upload a raspberry pi camera image to dropbox with ruby
Sat, Aug 3, 2013
This is a fairly simple wee tutorial on how to get the Raspberry Pi camera module working, taking a picture with it and uploading it to Dropbox using Ruby.
If you don’t have Ruby running on your Pi you can follow the steps on my Ruby on Pi tutorial.
The camera itself is very easy to install if a bit fiddly. The video shows you how to do it:
Once it’s plugged into the Pi, you need to update the system:
sudo apt-get update
sudo apt-get upgrade
and then enable the camera at boot time:
and choose to enable the camera. After a reboot it’s ready to use. If you can’t wait to see it in action you can do:
raspistill -o camera_image.jpg
to take a picture.
So now we have a functioning camera but we want to automatically take a picture and upload it to Dropbox. Ruby is a great option for this using the Dropbox API. By now you should have Ruby installed if you’ve followed my earlier tutorial so it’s just a case of writing some code but first let’s prepare the ground. Let’s create a new directory to hold our code and configure it with a new gemset:
rvm use 1.9.3@dropbox –rvmrc –create
gem install dropbox-sdk
The second last command creates a new gemset called ‘dropbox’ and configures the pipic directory so that every time you go into it, the dropbox gemset will be selected. This keeps all our dropbox gems in one place. The last command installs the Dropbox SDK.
There are three parts to uploading a file to dropbox. You first have to register your new app with Dropbox. You do that by logging in to the Dropbox Developers site and creating a Dropbox API App. I called mine piPic. You only need to grant access to its own files and datastores which makes it easier to register. You’ll then be given an API key and an app secret which you should note down.
Next you have to grant access to your app to allow it to access your Dropbox account. This is done in code as follows:
Replace YOUR_APP_KEY and YOUR_APP_SECRET with your own values. When you run this code it will display a URL which you need to copy/paste into a browser and grant access to the app. The browser page will then display an authorization code which you need to copy/paste into the terminal window and press enter. The code then asks the Dropbox API to convert the authorization code to an access token which it stores for later use. I chose to separate this initial setup into its own file, pipic_setup.rb as you only need to run it once.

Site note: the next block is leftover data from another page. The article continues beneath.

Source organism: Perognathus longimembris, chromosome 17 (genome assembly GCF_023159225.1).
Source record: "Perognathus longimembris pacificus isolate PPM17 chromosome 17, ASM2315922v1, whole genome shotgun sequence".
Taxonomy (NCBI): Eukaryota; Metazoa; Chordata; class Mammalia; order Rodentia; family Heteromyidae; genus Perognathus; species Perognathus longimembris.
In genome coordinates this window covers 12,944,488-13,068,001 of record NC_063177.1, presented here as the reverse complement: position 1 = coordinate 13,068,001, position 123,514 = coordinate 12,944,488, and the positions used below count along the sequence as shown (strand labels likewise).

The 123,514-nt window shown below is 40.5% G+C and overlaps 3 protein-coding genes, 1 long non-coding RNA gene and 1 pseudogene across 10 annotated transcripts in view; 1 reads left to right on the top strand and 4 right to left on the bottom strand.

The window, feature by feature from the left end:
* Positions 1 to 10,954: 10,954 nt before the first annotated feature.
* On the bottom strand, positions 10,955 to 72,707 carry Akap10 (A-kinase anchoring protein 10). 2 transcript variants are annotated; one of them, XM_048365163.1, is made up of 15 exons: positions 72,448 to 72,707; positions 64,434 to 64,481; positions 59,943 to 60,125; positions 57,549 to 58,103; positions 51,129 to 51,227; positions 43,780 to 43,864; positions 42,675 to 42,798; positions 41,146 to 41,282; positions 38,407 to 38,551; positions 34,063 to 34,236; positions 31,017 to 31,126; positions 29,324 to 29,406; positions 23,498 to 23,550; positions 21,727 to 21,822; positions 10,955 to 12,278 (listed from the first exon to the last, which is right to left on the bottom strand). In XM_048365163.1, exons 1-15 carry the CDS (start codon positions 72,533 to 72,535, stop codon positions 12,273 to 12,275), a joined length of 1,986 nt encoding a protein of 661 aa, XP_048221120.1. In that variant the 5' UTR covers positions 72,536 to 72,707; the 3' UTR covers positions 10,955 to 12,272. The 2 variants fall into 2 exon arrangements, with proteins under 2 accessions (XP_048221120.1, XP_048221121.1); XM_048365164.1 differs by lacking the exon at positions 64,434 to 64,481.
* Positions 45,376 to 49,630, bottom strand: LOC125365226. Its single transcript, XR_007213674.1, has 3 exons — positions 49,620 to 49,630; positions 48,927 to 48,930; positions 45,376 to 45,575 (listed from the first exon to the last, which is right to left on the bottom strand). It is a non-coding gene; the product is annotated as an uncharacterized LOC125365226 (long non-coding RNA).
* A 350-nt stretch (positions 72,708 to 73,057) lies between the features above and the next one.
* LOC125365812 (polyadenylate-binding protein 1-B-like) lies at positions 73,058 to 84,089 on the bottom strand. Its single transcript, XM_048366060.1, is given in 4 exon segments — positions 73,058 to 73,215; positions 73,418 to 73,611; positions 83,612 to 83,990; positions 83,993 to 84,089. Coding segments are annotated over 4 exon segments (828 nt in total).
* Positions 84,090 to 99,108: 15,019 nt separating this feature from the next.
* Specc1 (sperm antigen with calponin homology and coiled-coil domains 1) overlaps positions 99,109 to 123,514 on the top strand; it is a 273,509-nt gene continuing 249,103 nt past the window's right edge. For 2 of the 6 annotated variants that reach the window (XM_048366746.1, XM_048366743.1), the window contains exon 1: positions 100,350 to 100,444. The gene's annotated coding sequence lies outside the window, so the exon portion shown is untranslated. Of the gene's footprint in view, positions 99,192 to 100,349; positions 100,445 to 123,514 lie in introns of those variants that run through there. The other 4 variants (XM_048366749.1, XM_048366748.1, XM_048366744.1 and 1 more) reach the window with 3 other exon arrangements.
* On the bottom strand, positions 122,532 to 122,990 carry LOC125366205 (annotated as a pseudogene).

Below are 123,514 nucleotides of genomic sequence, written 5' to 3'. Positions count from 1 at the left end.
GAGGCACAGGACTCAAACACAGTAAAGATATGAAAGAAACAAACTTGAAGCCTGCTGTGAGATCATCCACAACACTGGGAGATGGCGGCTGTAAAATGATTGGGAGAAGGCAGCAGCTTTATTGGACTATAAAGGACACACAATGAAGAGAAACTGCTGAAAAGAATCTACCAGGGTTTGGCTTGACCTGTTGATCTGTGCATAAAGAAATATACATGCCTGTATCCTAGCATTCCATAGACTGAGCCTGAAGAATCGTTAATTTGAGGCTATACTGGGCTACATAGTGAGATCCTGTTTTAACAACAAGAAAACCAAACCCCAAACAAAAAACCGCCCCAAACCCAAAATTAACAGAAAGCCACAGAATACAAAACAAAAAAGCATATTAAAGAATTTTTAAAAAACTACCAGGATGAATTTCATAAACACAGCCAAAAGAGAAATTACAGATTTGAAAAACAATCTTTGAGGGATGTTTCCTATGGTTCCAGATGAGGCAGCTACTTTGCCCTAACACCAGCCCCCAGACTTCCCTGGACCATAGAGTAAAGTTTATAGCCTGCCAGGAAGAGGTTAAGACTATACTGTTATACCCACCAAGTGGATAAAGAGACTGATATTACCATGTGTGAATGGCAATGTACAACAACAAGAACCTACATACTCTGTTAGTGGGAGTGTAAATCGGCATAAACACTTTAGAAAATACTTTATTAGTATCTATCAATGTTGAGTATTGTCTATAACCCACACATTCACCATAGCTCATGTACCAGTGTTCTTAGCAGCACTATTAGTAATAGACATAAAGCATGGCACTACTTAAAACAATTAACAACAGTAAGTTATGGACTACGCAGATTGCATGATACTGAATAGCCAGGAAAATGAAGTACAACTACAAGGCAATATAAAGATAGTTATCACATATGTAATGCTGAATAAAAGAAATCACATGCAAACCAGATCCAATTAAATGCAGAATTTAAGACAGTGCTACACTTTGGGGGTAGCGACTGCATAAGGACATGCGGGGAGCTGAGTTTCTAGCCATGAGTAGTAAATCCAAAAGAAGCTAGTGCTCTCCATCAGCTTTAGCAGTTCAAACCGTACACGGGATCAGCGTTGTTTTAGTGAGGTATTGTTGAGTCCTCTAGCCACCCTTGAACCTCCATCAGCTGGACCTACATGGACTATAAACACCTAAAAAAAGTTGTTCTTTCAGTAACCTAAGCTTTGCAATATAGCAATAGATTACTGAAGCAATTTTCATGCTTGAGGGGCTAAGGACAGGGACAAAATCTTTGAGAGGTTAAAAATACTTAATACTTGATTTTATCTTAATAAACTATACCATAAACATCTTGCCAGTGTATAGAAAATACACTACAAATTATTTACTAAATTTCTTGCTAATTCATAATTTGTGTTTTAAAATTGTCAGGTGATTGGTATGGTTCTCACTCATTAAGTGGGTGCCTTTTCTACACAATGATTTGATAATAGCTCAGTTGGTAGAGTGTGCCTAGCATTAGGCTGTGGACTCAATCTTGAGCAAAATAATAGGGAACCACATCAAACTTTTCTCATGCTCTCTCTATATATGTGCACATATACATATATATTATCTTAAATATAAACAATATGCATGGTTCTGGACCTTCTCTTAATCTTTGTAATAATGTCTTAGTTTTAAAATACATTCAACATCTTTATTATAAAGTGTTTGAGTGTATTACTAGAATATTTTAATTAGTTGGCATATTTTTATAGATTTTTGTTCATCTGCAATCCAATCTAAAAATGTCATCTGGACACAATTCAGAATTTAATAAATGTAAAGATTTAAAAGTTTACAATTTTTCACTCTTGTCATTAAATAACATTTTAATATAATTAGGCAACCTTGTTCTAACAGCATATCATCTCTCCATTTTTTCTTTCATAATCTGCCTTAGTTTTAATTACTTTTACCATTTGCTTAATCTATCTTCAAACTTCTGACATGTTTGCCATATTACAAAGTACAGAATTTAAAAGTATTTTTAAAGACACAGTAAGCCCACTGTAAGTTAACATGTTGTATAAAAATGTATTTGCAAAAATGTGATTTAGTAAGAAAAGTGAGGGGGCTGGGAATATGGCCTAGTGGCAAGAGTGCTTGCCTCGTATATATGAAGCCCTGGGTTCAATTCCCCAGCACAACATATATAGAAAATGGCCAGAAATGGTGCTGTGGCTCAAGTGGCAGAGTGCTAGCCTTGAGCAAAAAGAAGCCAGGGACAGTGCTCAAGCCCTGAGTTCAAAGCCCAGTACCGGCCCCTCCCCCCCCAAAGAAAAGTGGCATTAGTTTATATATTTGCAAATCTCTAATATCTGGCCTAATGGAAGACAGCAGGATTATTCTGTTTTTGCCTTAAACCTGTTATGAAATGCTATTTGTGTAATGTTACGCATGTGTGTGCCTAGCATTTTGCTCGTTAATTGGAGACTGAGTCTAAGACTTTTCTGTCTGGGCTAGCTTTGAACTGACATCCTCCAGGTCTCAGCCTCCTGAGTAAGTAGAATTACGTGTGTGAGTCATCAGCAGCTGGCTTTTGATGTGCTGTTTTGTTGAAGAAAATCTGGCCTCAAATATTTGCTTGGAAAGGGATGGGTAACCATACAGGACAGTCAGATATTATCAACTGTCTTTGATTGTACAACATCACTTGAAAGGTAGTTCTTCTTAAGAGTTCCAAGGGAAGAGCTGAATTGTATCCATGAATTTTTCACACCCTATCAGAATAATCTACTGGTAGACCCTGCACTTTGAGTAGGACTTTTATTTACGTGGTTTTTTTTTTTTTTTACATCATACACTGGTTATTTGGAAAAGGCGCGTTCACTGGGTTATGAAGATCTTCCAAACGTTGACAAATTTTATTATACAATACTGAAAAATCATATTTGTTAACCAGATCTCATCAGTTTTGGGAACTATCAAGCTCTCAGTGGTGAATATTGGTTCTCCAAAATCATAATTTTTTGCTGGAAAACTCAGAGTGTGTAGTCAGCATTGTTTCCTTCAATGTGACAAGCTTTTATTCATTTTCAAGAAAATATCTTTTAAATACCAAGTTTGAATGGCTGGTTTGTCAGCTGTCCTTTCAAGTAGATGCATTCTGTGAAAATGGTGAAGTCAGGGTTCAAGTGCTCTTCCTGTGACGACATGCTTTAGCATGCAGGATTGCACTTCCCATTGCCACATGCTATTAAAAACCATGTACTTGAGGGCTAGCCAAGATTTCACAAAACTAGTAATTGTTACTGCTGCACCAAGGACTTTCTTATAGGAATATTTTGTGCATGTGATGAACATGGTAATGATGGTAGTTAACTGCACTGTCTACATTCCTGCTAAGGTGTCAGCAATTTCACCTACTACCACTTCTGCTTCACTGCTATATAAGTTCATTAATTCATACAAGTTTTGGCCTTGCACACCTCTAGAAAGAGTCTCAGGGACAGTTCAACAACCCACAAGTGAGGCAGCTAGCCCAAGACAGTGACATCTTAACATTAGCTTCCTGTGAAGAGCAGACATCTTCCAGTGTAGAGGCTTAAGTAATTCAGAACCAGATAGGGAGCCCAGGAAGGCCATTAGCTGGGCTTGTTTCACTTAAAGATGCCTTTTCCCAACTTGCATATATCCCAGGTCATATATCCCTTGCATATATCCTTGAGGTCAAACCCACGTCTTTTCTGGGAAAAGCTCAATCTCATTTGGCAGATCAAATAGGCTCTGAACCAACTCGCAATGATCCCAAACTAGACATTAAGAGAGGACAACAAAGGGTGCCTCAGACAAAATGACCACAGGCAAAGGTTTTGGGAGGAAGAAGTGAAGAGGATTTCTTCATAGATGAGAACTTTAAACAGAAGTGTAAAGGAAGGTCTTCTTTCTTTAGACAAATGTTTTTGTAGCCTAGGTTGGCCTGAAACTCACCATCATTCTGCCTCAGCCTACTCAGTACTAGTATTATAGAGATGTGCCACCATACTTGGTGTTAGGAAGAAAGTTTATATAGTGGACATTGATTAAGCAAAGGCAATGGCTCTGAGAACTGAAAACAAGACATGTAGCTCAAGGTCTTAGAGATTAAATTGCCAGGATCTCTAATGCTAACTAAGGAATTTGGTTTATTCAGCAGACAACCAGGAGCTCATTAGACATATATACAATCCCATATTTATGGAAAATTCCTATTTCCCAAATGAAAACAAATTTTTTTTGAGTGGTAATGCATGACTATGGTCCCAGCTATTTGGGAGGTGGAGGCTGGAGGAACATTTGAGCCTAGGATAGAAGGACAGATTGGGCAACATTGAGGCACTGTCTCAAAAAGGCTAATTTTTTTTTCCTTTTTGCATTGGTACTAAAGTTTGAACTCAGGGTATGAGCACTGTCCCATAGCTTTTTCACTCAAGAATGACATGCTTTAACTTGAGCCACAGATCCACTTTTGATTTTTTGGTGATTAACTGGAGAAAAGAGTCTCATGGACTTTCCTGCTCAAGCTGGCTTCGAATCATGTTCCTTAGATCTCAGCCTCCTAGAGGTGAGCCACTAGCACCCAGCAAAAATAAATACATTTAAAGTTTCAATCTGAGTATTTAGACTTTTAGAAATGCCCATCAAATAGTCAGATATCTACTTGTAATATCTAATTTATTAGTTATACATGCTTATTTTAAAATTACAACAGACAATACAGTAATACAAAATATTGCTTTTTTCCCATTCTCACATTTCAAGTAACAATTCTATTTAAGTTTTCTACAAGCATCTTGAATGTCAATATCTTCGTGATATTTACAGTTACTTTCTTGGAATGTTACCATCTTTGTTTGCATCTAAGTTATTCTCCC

The third and final piece of the jigsaw is taking the picture and uploading it to Dropbox. Again, this is pretty simple stuff:
We first open the access_token file we created in pipic_setup.rb. This is our key to open the Dropbox API and allow us to upload files to our account. After initialising Dropbox we use Ruby’s system command to take a picture with the camera and store the image in the file called camera_image.jpg in the same directory as the code. We then open this image file, pass it to the Dropbox API and upload it to a file called latest.jpg.
When you upload from an app, the files will be relative to the app folder in your Dropbox account. So ‘/latest.jpg’ will end up being ‘Apps/piPic/latest.jpg’.
After running the code you should see a notification appear on your desktop telling you that Dropbox has synced a new file and lo and behold, there is your picture from the Pi’s camera!
From Blank SD Card to Sending Email With Ruby on the Raspberry Pi
Keeping your Raspberry Pi updated with APT
How to set up the camera hardware
Camera board documentation
Camera board documentation PDF
Using the Core API in Ruby